Thank you jellonz

I would love for DL to make se its own skill, including all its uses. I have to say, in the spanish classes i've taken and spanish grammar books I own, there is not one comprehensive list for se uses. Anything that has come close didn't have helpful explanations for the various uses. So it's not just DL who has put se in the 'too hard' basket. I've only compiled this list for my own sanity.

I promise, in the unlikely event that i master spanish, i will create a perfect and comprehensive se lesson. (return in 20 years)


¡Esa es una gran explicación! ¡Muchas gracias!


Uses of "Se"

12 minutes of explanation here which I found quite helpful:



Your link just describes standard use of reflexive verbs, which confused me as the English translation of this is not reflexive. I then found the following link, which gives a much better description of use of 'se' in this context where a reflexive is being used as a substitute for the passive voice (apparently it is 'true passive' not 'false passive' as rspreng suggested). http://books.google.ca/books?id=qUAIwYeceUcC&pg=PA166&lpg=PA166&dq=false+passive+spanish&source=bl&ots=TbmFK0a7Ut&sig=Ea6QRyWOrh81LUwODz3VQZgUu7k&hl=en&sa=X&ei=siDYUp-BM4b6kQfVyIGoAQ&ved=0CCsQ6AEwAA#v=onepage&q=false%20passive%20spanish&f=false


Sorry, that link is a bit long and hasn't worked properly. Copy the whole text rather than clicking or use the following: http://tinyurl.com/falsepassive.


it s really annoying that people thinks your comments are really enlightening but i don't have any idea what you're talking about. i don't have a basic english grammar knowledge, is that the reason?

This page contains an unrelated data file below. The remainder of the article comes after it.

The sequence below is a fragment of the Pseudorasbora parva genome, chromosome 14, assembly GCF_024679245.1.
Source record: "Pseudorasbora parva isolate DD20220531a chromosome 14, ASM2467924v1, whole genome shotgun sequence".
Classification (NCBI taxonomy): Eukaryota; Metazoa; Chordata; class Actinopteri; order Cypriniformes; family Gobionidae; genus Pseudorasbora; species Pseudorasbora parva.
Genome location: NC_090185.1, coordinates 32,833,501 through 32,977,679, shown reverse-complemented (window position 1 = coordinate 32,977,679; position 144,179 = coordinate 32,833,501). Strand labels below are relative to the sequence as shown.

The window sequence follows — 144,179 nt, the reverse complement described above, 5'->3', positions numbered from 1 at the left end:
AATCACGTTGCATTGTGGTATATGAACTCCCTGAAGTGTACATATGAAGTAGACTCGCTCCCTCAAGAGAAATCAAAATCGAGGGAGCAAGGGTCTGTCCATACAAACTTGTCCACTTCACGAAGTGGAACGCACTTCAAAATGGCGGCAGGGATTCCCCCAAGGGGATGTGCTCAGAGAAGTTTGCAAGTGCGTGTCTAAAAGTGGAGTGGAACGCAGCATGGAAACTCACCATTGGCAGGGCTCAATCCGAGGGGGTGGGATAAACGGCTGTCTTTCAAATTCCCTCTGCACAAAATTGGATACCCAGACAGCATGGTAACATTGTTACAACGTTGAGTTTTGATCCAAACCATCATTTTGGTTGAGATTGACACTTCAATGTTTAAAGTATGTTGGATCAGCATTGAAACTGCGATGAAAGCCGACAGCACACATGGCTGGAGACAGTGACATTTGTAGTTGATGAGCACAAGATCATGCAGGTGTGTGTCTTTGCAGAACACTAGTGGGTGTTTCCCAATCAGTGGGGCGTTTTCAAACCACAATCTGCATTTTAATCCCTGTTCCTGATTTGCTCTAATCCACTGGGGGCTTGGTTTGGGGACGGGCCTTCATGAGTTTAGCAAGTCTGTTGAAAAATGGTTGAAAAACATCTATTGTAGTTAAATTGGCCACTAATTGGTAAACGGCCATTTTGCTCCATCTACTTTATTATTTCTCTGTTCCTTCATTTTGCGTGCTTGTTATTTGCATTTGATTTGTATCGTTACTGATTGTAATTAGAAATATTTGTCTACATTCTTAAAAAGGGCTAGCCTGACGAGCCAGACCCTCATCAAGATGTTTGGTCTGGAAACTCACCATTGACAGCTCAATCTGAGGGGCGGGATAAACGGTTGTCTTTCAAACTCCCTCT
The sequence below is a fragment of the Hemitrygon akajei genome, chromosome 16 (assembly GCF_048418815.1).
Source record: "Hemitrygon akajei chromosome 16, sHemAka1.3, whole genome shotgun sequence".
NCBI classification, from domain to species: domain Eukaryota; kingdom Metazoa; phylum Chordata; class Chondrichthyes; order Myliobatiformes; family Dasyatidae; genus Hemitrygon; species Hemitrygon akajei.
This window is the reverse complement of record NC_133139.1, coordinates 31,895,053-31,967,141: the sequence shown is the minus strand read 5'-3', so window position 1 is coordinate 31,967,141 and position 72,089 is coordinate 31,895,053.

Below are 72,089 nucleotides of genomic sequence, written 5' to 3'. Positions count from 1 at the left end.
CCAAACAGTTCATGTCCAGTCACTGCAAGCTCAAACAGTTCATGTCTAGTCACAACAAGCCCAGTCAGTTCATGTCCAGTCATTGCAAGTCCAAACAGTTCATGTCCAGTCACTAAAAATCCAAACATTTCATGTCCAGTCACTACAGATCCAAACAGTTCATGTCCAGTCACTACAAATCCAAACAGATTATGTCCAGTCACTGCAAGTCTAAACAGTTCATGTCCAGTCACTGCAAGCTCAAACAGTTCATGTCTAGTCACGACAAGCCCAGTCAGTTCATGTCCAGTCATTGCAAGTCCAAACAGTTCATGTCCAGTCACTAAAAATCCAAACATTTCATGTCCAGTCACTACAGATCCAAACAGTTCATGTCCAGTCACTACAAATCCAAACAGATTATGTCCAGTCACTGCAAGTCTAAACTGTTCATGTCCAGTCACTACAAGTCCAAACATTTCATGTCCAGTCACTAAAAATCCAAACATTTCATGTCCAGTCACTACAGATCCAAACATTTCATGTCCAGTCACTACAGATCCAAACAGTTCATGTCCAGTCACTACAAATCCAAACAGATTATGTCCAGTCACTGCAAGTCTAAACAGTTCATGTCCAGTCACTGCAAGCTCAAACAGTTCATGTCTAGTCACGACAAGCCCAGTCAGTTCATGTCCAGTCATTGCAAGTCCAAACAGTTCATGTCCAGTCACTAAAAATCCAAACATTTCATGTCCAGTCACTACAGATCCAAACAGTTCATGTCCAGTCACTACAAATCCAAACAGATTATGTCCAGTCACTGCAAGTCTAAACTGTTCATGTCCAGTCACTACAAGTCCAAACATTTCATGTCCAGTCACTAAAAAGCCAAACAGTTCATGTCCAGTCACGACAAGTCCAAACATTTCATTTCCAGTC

These terms can really get confusing. Here's my take:

True Passive: The door was closed [by the police]. True passive is used to describe an action itself without expressing the doer (or agent) of the action. In Spanish this is very similar to English: La puerta fue cerrada [por la policía].

Passive Se: Se can be used to describe an action itself without expressing the agent. This form is much more common than true passive. For example: Se cerró la puerta. Of course this does not translate literally into English, but means The door was closed [by someone/something].

False Passive: The door was closed. In English, this sentence can also be interpreted as describing an attribute of the door (rather than the action on the door). For example, when answering the question, Can you describe the door?, you could say, The door was closed/wooden/red. Think of the closed as an adjective rather than a verb. Although it sounds like passive voice, it isn't (so false passive). In Spanish, this is expressed differently than is true passive, using estar instead of ser: La puerta estaba cerrada.